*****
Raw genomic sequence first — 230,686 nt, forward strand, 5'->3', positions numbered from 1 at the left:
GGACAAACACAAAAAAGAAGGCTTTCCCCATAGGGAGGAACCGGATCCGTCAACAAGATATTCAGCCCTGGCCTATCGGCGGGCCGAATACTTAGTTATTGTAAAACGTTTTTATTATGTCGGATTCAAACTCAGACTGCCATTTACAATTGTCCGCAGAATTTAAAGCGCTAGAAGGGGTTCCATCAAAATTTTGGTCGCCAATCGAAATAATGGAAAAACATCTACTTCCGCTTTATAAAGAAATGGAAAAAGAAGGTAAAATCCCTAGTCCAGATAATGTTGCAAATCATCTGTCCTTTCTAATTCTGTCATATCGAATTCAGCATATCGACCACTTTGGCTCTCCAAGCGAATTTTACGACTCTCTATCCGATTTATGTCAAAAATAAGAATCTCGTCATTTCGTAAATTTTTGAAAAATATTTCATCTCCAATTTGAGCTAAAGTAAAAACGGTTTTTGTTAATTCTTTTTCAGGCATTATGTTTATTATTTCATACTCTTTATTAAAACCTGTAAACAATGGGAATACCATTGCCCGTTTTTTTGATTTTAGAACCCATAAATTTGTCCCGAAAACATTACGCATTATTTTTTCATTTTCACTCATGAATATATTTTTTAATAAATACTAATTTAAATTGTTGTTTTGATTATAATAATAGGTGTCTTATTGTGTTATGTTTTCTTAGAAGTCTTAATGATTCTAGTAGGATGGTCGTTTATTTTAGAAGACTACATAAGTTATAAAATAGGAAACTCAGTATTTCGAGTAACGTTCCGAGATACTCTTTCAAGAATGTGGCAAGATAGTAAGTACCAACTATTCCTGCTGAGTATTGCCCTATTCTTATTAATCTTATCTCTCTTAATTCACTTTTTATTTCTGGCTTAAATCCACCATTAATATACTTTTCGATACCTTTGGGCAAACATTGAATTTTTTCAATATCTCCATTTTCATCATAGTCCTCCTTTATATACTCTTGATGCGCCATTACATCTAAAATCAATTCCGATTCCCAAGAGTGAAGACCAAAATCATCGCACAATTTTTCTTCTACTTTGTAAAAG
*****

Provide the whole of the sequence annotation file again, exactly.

Raw genomic sequence first — 230,686 nt, forward strand, 5'->3', positions numbered from 1 at the left:
GGACAAACACAAAAAAGAAGGCTTTCCCCATAGGGAGGAACCGGATCCGTCAACAAGATATTCAGCCCTGGCCTATCGGCGGGCCGAATACTTAGTTATTGTAAAACGTTTTTATTATGTCGGATTCAAACTCAGACTGCCATTTACAATTGTCCGCAGAATTTAAAGCGCTAGAAGGGGTTCCATCAAAATTTTGGTCGCCAATCGAAATAATGGAAAAACATCTACTTCCGCTTTATAAAGAAATGGAAAAAGAAGGTAAAATCCCTAGTCCAGATAATGTTGCAAATCATCTGTCCTTTCTAATTCTGTCATATCGAATTCAGCATATCGACCACTTTGGCTCTCCAAGCGAATTTTACGACTCTCTATCCGATTTATGTCAAAAATAAGAATCTCGTCATTTCGTAAATTTTTGAAAAATATTTCATCTCCAATTTGAGCTAAAGTAAAAACGGTTTTTGTTAATTCTTTTTCAGGCATTATGTTTATTATTTCATACTCTTTATTAAAACCTGTAAACAATGGGAATACCATTGCCCGTTTTTTTGATTTTAGAACCCATAAATTTGTCCCGAAAACATTACGCATTATTTTTTCATTTTCACTCATGAATATATTTTTTAATAAATACTAATTTAAATTGTTGTTTTGATTATAATAATAGGTGTCTTATTGTGTTATGTTTTCTTAGAAGTCTTAATGATTCTAGTAGGATGGTCGTTTATTTTAGAAGACTACATAAGTTATAAAATAGGAAACTCAGTATTTCGAGTAACGTTCCGAGATACTCTTTCAAGAATGTGGCAAGATAGTAAGTACCAACTATTCCTGCTGAGTATTGCCCTATTCTTATTAATCTTATCTCTCTTAATTCACTTTTTATTTCTGGCTTAAATCCACCATTAATATACTTTTCGATACCTTTGGGCAAACATTGAATTTTTTCAATATCTCCATTTTCATCATAGTCCTCCTTTATATACTCTTGATGCGCCATTACATCTAAAATCAATTCCGATTCCCAAGAGTGAAGACCAAAATCATCGCACAATTTTTCTTCTACTTTGTAAAAG